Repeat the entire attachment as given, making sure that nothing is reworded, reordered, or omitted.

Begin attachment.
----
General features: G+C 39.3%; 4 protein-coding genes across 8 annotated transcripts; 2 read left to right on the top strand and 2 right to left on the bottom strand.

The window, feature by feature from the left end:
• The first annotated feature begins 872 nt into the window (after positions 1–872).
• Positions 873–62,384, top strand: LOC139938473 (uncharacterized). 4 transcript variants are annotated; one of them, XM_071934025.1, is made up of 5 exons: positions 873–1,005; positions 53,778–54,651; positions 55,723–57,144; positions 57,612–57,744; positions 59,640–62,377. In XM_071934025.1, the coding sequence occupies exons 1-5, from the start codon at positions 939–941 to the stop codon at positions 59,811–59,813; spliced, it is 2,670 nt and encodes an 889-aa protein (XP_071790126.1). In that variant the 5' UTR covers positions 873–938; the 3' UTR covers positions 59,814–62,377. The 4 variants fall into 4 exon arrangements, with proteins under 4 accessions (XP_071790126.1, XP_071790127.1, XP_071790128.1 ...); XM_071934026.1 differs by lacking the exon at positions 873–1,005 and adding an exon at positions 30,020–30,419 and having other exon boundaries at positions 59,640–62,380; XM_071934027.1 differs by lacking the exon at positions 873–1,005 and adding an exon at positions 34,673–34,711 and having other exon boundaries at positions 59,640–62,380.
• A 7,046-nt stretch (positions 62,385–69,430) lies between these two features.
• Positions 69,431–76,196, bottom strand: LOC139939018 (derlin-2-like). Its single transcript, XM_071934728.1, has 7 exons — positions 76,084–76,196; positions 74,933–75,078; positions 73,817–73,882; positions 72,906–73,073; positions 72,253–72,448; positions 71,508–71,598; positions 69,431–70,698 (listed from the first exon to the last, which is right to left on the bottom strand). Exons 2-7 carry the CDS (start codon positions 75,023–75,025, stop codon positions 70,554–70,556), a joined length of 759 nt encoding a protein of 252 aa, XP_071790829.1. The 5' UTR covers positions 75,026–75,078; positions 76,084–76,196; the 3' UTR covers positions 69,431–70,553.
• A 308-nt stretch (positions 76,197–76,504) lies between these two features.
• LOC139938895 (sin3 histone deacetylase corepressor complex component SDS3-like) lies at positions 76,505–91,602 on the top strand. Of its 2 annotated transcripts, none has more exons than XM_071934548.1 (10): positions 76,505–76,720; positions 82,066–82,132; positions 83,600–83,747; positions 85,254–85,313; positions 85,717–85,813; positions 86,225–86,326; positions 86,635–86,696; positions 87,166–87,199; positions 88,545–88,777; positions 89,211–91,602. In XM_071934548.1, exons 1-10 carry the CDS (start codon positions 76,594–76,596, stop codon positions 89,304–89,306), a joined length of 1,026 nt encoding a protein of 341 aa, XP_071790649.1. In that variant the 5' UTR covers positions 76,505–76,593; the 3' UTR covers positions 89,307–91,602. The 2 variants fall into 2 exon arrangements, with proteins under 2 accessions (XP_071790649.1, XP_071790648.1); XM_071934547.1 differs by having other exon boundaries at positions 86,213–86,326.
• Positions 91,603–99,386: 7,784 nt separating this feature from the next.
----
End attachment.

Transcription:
General features: G+C 39.3%; 4 protein-coding genes across 8 annotated transcripts; 2 read left to right on the top strand and 2 right to left on the bottom strand.

The window, feature by feature from the left end:
• The first annotated feature begins 872 nt into the window (after positions 1–872).
• Positions 873–62,384, top strand: LOC139938473 (uncharacterized). 4 transcript variants are annotated; one of them, XM_071934025.1, is made up of 5 exons: positions 873–1,005; positions 53,778–54,651; positions 55,723–57,144; positions 57,612–57,744; positions 59,640–62,377. In XM_071934025.1, the coding sequence occupies exons 1-5, from the start codon at positions 939–941 to the stop codon at positions 59,811–59,813; spliced, it is 2,670 nt and encodes an 889-aa protein (XP_071790126.1). In that variant the 5' UTR covers positions 873–938; the 3' UTR covers positions 59,814–62,377. The 4 variants fall into 4 exon arrangements, with proteins under 4 accessions (XP_071790126.1, XP_071790127.1, XP_071790128.1 ...); XM_071934026.1 differs by lacking the exon at positions 873–1,005 and adding an exon at positions 30,020–30,419 and having other exon boundaries at positions 59,640–62,380; XM_071934027.1 differs by lacking the exon at positions 873–1,005 and adding an exon at positions 34,673–34,711 and having other exon boundaries at positions 59,640–62,380.
• A 7,046-nt stretch (positions 62,385–69,430) lies between these two features.
• Positions 69,431–76,196, bottom strand: LOC139939018 (derlin-2-like). Its single transcript, XM_071934728.1, has 7 exons — positions 76,084–76,196; positions 74,933–75,078; positions 73,817–73,882; positions 72,906–73,073; positions 72,253–72,448; positions 71,508–71,598; positions 69,431–70,698 (listed from the first exon to the last, which is right to left on the bottom strand). Exons 2-7 carry the CDS (start codon positions 75,023–75,025, stop codon positions 70,554–70,556), a joined length of 759 nt encoding a protein of 252 aa, XP_071790829.1. The 5' UTR covers positions 75,026–75,078; positions 76,084–76,196; the 3' UTR covers positions 69,431–70,553.
• A 308-nt stretch (positions 76,197–76,504) lies between these two features.
• LOC139938895 (sin3 histone deacetylase corepressor complex component SDS3-like) lies at positions 76,505–91,602 on the top strand. Of its 2 annotated transcripts, none has more exons than XM_071934548.1 (10): positions 76,505–76,720; positions 82,066–82,132; positions 83,600–83,747; positions 85,254–85,313; positions 85,717–85,813; positions 86,225–86,326; positions 86,635–86,696; positions 87,166–87,199; positions 88,545–88,777; positions 89,211–91,602. In XM_071934548.1, exons 1-10 carry the CDS (start codon positions 76,594–76,596, stop codon positions 89,304–89,306), a joined length of 1,026 nt encoding a protein of 341 aa, XP_071790649.1. In that variant the 5' UTR covers positions 76,505–76,593; the 3' UTR covers positions 89,307–91,602. The 2 variants fall into 2 exon arrangements, with proteins under 2 accessions (XP_071790649.1, XP_071790648.1); XM_071934547.1 differs by having other exon boundaries at positions 86,213–86,326.
• Positions 91,603–99,386: 7,784 nt separating this feature from the next.